Thornhill’s adversary, Philip Van Damme is smooth-talking, and highly intelligent. His face of evil, like that of Uncle Charlie is sophisticated, worldly and world weary. While his henchman is crude and angry, Again, Hitchcock uses violence and sex, subtly to advance the story and create a suspenseful bond between the audience and the subject. (Hitchcock, North By Northwest)
Hitchcock’s films are rife with paranoia that reflect his own inner fears yet again. He has little respect for authority figures or even parental ones. Charlie’s family may be loving, but in the face of Uncle Charlie’s evil, they are helpless and clueless. Thornhill’s mother never believes him and nearly gets him killed when she asks the killers if they want to kill her son. Her insouciant laugh reveals that she neither believes or supports her son in his attempts to find the truth. Like Charlie before him, Thornhill has to solve his own mystery, and reach his own conclusions; all the while knowing that Hitchcock has the audience squirming in their knowledge of what is just around the corner that will only cause him more difficulties. (Hitchcock, North By Northwest)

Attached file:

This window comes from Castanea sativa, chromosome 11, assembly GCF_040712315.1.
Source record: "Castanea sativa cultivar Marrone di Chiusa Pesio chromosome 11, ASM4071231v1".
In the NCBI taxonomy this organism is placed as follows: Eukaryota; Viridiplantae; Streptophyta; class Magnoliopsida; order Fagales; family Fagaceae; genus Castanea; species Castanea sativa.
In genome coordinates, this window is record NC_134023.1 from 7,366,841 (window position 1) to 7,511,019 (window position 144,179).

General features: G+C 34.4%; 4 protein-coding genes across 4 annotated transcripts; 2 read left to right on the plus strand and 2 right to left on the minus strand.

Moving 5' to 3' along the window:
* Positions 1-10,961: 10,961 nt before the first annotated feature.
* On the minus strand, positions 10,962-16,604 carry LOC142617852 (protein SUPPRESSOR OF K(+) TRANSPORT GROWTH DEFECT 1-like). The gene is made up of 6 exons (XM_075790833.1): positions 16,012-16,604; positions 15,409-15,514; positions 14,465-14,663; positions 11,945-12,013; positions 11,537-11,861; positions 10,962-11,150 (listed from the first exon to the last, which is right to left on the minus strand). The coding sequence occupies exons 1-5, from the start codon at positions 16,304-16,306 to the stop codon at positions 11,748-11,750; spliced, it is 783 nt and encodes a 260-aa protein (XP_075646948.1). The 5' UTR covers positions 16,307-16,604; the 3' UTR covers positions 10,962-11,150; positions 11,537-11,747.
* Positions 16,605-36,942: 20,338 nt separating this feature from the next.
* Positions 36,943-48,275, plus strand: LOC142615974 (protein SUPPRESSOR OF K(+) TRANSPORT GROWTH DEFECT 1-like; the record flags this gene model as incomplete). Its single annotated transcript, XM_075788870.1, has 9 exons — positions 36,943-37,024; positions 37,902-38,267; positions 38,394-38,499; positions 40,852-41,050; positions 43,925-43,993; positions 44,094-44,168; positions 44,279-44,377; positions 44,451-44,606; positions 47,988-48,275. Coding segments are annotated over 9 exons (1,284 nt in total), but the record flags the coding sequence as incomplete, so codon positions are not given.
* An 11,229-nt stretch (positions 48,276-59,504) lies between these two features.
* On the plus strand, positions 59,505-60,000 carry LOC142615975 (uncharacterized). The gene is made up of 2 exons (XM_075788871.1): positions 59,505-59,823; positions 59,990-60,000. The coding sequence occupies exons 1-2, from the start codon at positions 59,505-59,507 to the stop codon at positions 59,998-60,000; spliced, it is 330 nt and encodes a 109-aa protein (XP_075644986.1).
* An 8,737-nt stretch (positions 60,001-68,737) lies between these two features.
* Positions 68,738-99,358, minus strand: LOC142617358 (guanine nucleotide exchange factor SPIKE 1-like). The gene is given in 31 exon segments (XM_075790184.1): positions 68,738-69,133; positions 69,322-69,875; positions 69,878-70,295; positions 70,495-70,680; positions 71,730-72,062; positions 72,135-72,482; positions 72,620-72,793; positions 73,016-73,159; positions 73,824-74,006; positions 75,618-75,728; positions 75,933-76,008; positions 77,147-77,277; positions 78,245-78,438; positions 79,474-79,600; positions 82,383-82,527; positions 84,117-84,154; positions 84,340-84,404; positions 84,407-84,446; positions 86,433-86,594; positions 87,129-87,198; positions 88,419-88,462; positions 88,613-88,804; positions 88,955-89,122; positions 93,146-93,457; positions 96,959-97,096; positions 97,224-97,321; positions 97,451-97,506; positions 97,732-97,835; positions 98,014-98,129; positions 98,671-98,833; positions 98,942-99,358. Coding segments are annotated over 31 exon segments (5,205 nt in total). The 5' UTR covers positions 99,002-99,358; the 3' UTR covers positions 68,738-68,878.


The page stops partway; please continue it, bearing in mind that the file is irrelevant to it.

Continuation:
Still eminently recognizable as a Hitchcock film and what has come down as one of the scariest films of all time is 1960’s Psycho. Here Hitchcock as auteur turns his previous conventions all around and created a new suspense genre that not only covertly incorporates sex and violence in the stories but demonstrates it on the screen. (Thomson)
Psycho took the concept of voyeurism, as Hitchcock depicted it in Rear Window and sent it into overdrive. From the very name, it was evident that this film was going to be an over the top experience. The audience, as the voyeurs were going to see something that bordered on the psychotic, after all it was in the name. (Thomson) The film is divided into two stories, Marian’s and Norman’s. Hitchcock deliberately encourages the audience to believe that Marian’s theft of $40,000 is somehow going to be integral to the ‘psycho’ aspect of the film.